3 questions parents ask about maths mastery (and how to answer them)

|6 min read

Editor’s Note:

This is an updated version of a blog post published on February 19th, 2019.

Parents need to buy into maths mastery and feel confident it will help their child succeed. Here’s how to answer three common questions about maths mastery.

Getting parents involved in their child’s learning has been shown to have a positive influence on learner achievement. Yet, parents’ views on maths tend to be informed by their own school experiences and how well they think their child is doing.

Parents’ perceptions of how their child is doing is often based on what they say after school or whether they need help with their homework. Other times, it’s dictated by more formal ‘evidence’ like what set their child is in, assessment results and end-of-term reports.

Things get even more interesting when I talk to parents about maths mastery, a teaching approach they didn’t have when they were in school. I see the same concerns pop up again and again.

Let’s look at three common questions parents ask about the maths mastery approach.

1. Does maths mastery work?

Some parents have never heard of maths mastery or Singapore Maths. Others believe it’s an imported approach from Singapore and that it won’t be suitable in countries like England. You can tackle this misconception by explaining that Singapore maths is still ‘mathematics’ and is fully aligned with the English national curriculum.

I then talk about what they can expect from a typical maths mastery lesson. The big idea that resonates with parents is that this teaching approach builds confidence.

How do you convince parents that maths mastery makes a difference to learning?

The first thing to explain is how maths mastery encourages learners to share ideas and try out different methods of problem-solving. You don’t see the forest of hands from learners that are ‘stuck’ because with mastery, learners are less reliant on the teacher— they work with different children, model answers in front of the class and ask each other when they’re not sure.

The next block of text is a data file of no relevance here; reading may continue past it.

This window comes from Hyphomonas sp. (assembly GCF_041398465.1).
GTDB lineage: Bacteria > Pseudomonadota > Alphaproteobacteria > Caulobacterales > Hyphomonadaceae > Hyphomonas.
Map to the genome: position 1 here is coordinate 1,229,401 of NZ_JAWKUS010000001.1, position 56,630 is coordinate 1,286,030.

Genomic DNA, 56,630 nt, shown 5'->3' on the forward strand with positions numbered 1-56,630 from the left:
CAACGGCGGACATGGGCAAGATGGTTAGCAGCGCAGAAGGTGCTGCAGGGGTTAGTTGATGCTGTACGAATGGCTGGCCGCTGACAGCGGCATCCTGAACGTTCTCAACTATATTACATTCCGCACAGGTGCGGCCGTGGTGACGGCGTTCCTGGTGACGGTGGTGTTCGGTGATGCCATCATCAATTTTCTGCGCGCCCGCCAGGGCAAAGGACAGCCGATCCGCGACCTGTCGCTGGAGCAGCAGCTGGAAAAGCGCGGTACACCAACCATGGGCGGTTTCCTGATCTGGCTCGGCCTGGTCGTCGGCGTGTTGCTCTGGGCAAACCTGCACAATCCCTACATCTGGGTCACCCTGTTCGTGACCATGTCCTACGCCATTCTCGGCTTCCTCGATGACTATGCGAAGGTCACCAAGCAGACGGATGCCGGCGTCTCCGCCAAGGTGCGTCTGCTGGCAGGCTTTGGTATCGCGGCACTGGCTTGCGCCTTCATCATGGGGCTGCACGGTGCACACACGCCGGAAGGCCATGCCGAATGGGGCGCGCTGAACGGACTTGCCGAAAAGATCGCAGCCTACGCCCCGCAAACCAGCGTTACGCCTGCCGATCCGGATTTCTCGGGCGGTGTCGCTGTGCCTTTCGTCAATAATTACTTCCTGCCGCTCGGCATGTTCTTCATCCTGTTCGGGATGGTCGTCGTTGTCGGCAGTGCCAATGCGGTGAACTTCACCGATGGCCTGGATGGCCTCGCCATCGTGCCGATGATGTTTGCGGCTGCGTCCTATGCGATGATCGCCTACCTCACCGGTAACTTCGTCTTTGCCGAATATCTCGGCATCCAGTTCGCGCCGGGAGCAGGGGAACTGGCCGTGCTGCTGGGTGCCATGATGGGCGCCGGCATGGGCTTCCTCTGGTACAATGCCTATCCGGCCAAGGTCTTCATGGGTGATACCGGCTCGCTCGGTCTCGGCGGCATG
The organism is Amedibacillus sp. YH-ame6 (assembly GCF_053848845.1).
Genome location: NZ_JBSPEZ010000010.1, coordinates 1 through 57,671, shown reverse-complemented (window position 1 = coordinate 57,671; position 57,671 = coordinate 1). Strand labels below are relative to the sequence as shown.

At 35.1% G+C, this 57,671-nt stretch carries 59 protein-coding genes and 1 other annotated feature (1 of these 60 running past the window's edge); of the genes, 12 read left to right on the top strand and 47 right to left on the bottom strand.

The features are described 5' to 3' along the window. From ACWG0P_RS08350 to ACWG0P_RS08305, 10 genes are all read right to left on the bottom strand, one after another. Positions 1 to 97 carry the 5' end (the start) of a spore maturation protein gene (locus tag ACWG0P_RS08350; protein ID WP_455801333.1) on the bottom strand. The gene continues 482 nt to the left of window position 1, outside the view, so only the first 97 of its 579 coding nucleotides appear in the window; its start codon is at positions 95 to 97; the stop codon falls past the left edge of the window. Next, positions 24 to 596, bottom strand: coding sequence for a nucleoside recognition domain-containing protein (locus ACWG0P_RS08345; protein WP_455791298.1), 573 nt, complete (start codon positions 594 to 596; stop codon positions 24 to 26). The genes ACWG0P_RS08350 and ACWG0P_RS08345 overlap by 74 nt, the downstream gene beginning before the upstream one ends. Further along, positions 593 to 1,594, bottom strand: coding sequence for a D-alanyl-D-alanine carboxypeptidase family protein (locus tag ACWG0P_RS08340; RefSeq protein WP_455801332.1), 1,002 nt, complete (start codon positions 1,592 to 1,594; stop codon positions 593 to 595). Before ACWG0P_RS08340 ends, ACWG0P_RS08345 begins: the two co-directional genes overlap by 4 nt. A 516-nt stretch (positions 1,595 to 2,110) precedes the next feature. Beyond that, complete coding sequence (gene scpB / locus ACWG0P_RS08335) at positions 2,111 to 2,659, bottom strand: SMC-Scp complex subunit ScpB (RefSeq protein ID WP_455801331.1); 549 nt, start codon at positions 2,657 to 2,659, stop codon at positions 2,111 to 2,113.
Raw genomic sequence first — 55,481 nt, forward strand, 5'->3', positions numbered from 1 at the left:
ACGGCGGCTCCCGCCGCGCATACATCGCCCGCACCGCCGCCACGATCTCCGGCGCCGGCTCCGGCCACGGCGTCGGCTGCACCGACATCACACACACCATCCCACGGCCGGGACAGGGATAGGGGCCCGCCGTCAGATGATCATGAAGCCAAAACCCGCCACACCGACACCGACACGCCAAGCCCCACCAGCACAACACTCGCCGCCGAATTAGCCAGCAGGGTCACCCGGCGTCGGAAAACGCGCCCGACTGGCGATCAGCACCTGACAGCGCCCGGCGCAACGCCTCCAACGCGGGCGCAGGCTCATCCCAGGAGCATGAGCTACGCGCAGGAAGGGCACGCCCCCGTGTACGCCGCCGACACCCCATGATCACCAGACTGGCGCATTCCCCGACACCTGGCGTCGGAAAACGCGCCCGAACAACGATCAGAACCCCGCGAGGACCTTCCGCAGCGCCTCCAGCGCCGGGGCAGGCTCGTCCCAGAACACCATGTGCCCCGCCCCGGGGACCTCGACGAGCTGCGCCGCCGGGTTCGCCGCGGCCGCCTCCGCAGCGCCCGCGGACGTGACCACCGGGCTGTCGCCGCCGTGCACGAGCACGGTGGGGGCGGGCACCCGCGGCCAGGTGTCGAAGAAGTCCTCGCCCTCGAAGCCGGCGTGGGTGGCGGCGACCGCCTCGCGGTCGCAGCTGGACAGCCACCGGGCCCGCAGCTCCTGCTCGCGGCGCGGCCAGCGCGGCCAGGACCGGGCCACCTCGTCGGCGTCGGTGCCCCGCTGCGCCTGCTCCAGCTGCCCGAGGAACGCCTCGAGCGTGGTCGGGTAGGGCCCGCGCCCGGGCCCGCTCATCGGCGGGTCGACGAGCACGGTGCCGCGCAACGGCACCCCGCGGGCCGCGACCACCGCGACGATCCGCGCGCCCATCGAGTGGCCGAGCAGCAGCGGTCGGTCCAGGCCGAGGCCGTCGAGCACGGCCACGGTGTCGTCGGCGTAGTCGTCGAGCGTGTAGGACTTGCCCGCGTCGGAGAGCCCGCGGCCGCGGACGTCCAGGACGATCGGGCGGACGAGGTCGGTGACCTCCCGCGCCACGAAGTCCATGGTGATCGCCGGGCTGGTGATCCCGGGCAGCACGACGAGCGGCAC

Although they don’t realise it, learners gain confidence very quickly during this type of lesson. They use mathematical vocabulary freely, don’t mind making mistakes and get used to explaining what they’re doing.

In my classroom, everyone contributes, but no one dominates. The rule is ‘you don’t have to agree with what people say, but you do have to listen’. The teacher’s role, according to my class, is to ‘nudge’ where needed.

In a nutshell: maths mastery works because it helps learners become more confident and self-reliant.

2. My child is bright and goes through maths quickly. How will maths mastery challenge them?

First, let’s unpick the idea that being good at maths has anything to do with speed. I’d argue that it’s the opposite. Being good at maths means slowing down and having an in-depth understanding of mathematical concepts.

How do you convince parents that a mastery approach stretches even the most advanced learners?

Here’s a small but significant example from Maths — No Problem! Workbook 4A, Chapter 1, Worksheet 8. It deals with making number patterns for numbers to 10 000. To get them all correct, learners have to manipulate numbers in different ways. Going fast will mean making at least one mistake.

Missing number exercise from Maths — No Problem! Workbook 4A, Chapter 1, Worksheet 8

Here are some other things about this example you can point out to a parent.